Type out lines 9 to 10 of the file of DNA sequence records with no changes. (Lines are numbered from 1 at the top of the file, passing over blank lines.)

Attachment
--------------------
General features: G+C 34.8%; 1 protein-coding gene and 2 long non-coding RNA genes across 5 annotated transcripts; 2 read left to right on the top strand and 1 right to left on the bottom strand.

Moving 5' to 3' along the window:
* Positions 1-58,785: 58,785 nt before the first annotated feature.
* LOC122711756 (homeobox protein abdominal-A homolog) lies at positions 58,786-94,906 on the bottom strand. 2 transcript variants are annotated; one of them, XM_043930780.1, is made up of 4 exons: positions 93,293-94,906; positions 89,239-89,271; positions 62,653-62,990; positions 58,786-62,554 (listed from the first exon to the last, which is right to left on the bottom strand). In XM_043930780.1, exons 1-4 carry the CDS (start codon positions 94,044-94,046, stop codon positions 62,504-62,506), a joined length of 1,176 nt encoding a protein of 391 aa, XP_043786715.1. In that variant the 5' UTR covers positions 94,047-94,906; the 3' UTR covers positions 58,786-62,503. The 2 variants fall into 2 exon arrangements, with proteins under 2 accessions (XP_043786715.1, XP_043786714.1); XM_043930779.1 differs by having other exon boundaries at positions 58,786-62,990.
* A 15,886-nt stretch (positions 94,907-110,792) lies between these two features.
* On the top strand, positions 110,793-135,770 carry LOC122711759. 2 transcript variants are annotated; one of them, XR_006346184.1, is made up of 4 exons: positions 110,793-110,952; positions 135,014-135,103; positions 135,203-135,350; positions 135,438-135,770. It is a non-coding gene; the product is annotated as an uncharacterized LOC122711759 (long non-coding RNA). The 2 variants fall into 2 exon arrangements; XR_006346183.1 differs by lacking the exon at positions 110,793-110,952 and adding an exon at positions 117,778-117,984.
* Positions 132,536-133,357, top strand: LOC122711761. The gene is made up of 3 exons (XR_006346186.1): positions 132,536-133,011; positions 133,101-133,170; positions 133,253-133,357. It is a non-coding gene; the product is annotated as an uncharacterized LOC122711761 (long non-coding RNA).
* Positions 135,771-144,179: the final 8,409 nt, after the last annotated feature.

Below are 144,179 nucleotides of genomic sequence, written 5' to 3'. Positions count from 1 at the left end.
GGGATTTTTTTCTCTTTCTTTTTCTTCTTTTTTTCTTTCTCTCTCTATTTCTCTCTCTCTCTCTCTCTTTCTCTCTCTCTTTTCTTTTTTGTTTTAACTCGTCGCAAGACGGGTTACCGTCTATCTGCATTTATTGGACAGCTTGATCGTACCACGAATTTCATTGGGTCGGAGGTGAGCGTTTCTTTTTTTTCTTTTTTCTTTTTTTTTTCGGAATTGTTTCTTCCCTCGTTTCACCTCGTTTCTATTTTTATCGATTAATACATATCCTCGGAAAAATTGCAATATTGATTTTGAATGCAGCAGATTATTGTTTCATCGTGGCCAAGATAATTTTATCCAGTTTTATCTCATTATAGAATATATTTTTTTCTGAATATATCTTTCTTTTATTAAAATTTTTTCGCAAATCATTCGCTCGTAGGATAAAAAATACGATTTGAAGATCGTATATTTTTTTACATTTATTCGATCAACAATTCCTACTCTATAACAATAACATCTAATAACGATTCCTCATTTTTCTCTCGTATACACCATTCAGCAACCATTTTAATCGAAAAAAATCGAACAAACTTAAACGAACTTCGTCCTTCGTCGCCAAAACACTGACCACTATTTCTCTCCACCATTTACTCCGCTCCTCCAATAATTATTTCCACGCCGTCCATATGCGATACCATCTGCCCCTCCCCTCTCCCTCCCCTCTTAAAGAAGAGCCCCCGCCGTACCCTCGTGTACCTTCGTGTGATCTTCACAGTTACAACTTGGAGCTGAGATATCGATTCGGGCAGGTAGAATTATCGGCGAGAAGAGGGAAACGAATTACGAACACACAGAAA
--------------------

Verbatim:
Below are 144,179 nucleotides of genomic sequence, written 5' to 3'. Positions count from 1 at the left end.
GGGATTTTTTTCTCTTTCTTTTTCTTCTTTTTTTCTTTCTCTCTCTATTTCTCTCTCTCTCTCTCTCTTTCTCTCTCTCTTTTCTTTTTTGTTTTAACTCGTCGCAAGACGGGTTACCGTCTATCTGCATTTATTGGACAGCTTGATCGTACCACGAATTTCATTGGGTCGGAGGTGAGCGTTTCTTTTTTTTCTTTTTTCTTTTTTTTTTCGGAATTGTTTCTTCCCTCGTTTCACCTCGTTTCTATTTTTATCGATTAATACATATCCTCGGAAAAATTGCAATATTGATTTTGAATGCAGCAGATTATTGTTTCATCGTGGCCAAGATAATTTTATCCAGTTTTATCTCATTATAGAATATATTTTTTTCTGAATATATCTTTCTTTTATTAAAATTTTTTCGCAAATCATTCGCTCGTAGGATAAAAAATACGATTTGAAGATCGTATATTTTTTTACATTTATTCGATCAACAATTCCTACTCTATAACAATAACATCTAATAACGATTCCTCATTTTTCTCTCGTATACACCATTCAGCAACCATTTTAATCGAAAAAAATCGAACAAACTTAAACGAACTTCGTCCTTCGTCGCCAAAACACTGACCACTATTTCTCTCCACCATTTACTCCGCTCCTCCAATAATTATTTCCACGCCGTCCATATGCGATACCATCTGCCCCTCCCCTCTCCCTCCCCTCTTAAAGAAGAGCCCCCGCCGTACCCTCGTGTACCTTCGTGTGATCTTCACAGTTACAACTTGGAGCTGAGATATCGATTCGGGCAGGTAGAATTATCGGCGAGAAGAGGGAAACGAATTACGAACACACAGAAA